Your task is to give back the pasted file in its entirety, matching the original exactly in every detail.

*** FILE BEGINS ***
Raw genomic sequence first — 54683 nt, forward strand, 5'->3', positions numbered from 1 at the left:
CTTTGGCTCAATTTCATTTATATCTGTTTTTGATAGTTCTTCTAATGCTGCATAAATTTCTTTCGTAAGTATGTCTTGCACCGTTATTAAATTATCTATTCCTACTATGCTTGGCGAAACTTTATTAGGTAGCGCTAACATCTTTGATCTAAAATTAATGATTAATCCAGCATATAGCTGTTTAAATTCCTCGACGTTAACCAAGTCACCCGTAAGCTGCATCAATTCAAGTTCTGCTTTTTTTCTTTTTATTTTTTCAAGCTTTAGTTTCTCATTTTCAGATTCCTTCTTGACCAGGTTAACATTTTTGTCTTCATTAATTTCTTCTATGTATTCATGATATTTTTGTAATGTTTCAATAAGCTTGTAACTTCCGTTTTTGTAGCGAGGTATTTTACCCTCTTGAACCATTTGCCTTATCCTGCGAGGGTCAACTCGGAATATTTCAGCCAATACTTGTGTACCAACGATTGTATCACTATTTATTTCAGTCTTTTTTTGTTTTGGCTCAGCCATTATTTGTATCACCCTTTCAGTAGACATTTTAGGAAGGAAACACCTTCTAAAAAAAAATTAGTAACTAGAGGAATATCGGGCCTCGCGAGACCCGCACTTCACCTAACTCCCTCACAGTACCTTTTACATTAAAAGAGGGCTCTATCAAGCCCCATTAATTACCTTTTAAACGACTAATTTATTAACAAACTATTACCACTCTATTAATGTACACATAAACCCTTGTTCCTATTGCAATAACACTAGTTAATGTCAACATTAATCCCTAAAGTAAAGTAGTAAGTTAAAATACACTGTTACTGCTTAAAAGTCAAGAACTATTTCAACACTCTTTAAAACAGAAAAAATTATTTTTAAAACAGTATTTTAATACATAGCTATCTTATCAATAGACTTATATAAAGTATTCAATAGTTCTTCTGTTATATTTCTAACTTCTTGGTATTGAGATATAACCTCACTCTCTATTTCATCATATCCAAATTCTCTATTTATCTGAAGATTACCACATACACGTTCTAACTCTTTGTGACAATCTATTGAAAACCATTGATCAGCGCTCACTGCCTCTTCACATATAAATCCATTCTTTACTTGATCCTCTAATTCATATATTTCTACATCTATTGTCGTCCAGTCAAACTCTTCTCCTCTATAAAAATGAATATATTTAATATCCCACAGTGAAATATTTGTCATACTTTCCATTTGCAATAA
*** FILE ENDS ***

Raw genomic sequence first — 54683 nt, forward strand, 5'->3', positions numbered from 1 at the left:
CTTTGGCTCAATTTCATTTATATCTGTTTTTGATAGTTCTTCTAATGCTGCATAAATTTCTTTCGTAAGTATGTCTTGCACCGTTATTAAATTATCTATTCCTACTATGCTTGGCGAAACTTTATTAGGTAGCGCTAACATCTTTGATCTAAAATTAATGATTAATCCAGCATATAGCTGTTTAAATTCCTCGACGTTAACCAAGTCACCCGTAAGCTGCATCAATTCAAGTTCTGCTTTTTTTCTTTTTATTTTTTCAAGCTTTAGTTTCTCATTTTCAGATTCCTTCTTGACCAGGTTAACATTTTTGTCTTCATTAATTTCTTCTATGTATTCATGATATTTTTGTAATGTTTCAATAAGCTTGTAACTTCCGTTTTTGTAGCGAGGTATTTTACCCTCTTGAACCATTTGCCTTATCCTGCGAGGGTCAACTCGGAATATTTCAGCCAATACTTGTGTACCAACGATTGTATCACTATTTATTTCAGTCTTTTTTTGTTTTGGCTCAGCCATTATTTGTATCACCCTTTCAGTAGACATTTTAGGAAGGAAACACCTTCTAAAAAAAAATTAGTAACTAGAGGAATATCGGGCCTCGCGAGACCCGCACTTCACCTAACTCCCTCACAGTACCTTTTACATTAAAAGAGGGCTCTATCAAGCCCCATTAATTACCTTTTAAACGACTAATTTATTAACAAACTATTACCACTCTATTAATGTACACATAAACCCTTGTTCCTATTGCAATAACACTAGTTAATGTCAACATTAATCCCTAAAGTAAAGTAGTAAGTTAAAATACACTGTTACTGCTTAAAAGTCAAGAACTATTTCAACACTCTTTAAAACAGAAAAAATTATTTTTAAAACAGTATTTTAATACATAGCTATCTTATCAATAGACTTATATAAAGTATTCAATAGTTCTTCTGTTATATTTCTAACTTCTTGGTATTGAGATATAACCTCACTCTCTATTTCATCATATCCAAATTCTCTATTTATCTGAAGATTACCACATACACGTTCTAACTCTTTGTGACAATCTATTGAAAACCATTGATCAGCGCTCACTGCCTCTTCACATATAAATCCATTCTTTACTTGATCCTCTAATTCATATATTTCTACATCTATTGTCGTCCAGTCAAACTCTTCTCCTCTATAAAAATGAATATATTTAATATCCCACAGTGAAATATTTGTCATACTTTCCATTTGCAATAA